Sixteen years after the September 11th attacks, Montgomery County Maryland still receives at least $5 milllion every year in homeland security funding from the federal government which is intended to plan, equip and respond to emergencies of all kinds.
The legacy of 9/11 is now seen in the 28 highly specialized Urban Search and Rescue Response System Task forces located around the nation.
Montgomery County's Task Force One has been deployed to respond to Hurricane Harvey in Houston and is en-route to the southeast to help with the effects of Irma.
The same is true for Northern Virginia's Urban Search and Rescue Task force.
The organizations are the most visible legacies of the 9/11 attacks in communities throughout the United States.
The money has been used to buy everything from new communications systems, to rescue boats, to fully functioning field hospitals.
But the spending has not been confined to specialized task forces.
Every firefighter, paramedic and police officer is touched by the equipment and training that has flowed to local jurisdictions since 9/11.
The federal government spends more than $50 billion per year on non-military homeland security.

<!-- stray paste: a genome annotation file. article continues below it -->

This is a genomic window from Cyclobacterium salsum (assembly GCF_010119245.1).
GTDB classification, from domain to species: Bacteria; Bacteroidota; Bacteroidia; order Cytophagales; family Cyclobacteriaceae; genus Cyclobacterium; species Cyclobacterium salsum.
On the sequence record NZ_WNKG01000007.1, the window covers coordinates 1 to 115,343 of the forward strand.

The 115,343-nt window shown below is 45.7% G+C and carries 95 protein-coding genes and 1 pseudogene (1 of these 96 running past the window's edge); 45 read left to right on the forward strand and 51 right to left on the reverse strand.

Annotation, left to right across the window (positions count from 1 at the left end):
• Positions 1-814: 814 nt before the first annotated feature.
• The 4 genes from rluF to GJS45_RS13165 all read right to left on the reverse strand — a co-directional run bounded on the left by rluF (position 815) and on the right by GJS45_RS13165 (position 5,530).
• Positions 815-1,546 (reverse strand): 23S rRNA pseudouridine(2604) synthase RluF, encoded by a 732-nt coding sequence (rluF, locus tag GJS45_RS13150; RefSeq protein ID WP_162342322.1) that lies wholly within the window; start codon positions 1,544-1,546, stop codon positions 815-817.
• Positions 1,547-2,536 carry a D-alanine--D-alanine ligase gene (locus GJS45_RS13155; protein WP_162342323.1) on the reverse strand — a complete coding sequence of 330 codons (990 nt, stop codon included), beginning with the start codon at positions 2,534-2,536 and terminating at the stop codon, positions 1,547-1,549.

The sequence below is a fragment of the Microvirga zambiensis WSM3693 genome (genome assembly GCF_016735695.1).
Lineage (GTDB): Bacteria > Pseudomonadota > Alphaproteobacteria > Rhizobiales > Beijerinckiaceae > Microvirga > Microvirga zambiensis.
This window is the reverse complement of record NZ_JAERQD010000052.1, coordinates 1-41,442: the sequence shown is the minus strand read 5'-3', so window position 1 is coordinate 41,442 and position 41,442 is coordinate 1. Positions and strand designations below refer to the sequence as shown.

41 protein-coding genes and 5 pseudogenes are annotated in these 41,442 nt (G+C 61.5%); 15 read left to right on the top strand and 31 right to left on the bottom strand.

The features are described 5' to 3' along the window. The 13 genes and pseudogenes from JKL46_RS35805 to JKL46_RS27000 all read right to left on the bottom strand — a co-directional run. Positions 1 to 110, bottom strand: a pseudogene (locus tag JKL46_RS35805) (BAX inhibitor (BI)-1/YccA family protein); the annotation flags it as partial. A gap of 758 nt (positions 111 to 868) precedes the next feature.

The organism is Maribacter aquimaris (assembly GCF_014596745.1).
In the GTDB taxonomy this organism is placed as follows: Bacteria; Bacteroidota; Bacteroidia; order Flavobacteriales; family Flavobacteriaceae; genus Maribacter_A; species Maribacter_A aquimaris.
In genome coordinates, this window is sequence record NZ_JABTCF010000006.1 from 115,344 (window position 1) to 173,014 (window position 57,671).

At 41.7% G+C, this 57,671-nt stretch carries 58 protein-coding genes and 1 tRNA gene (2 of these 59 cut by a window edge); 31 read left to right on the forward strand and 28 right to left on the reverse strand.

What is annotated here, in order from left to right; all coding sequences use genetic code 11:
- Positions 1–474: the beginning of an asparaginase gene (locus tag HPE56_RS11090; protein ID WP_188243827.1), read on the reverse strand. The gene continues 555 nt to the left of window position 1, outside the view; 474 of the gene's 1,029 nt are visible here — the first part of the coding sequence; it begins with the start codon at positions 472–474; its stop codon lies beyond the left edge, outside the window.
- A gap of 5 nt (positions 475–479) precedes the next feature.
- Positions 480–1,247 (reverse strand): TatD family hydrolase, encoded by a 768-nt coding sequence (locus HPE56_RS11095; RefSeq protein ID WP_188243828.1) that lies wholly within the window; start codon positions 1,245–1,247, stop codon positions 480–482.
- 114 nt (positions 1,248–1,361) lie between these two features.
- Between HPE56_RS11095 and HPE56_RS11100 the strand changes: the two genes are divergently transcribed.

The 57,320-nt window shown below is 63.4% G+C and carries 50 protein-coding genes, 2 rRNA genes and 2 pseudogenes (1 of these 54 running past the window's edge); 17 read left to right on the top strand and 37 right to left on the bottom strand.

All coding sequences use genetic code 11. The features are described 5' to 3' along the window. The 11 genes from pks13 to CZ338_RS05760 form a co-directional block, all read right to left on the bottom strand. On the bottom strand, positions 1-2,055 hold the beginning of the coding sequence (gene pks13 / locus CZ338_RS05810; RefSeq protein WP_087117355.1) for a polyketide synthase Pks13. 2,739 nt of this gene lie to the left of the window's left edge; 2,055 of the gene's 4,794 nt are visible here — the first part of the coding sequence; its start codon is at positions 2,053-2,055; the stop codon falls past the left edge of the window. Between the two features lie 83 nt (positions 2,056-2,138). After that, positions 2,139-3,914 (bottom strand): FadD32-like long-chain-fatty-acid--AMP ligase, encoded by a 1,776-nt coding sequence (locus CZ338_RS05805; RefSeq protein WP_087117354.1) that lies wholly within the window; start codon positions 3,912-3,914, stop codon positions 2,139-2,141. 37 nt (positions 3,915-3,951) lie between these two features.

The money flows to states and local jurisdictions through grants.
One problem that has been solved by all the spending in the D.C. region is the "interoperability" of communications. Now all local first-responder agencies have radios that can be used to talk to each other in a region-wide crisis.
When the Pentagon was attacked, firefighters from Prince George's County and police in the district were unable to communicate with other rescuers flooding to the scene of the tragedy. If a similar response were required today, all agencies would be able to communicate with each other.
The money has not always flowed smoothly. According to a federal audit, between 2011 and 2013, nearly $11 million in homeland security grant money flowing through Maryland's Emergency Management Agency to local jurisdictions lacked adequate controls. One result was a room full of computers that were delivered to Montgomery County but which sat unopened and unused for nearly a year and a half.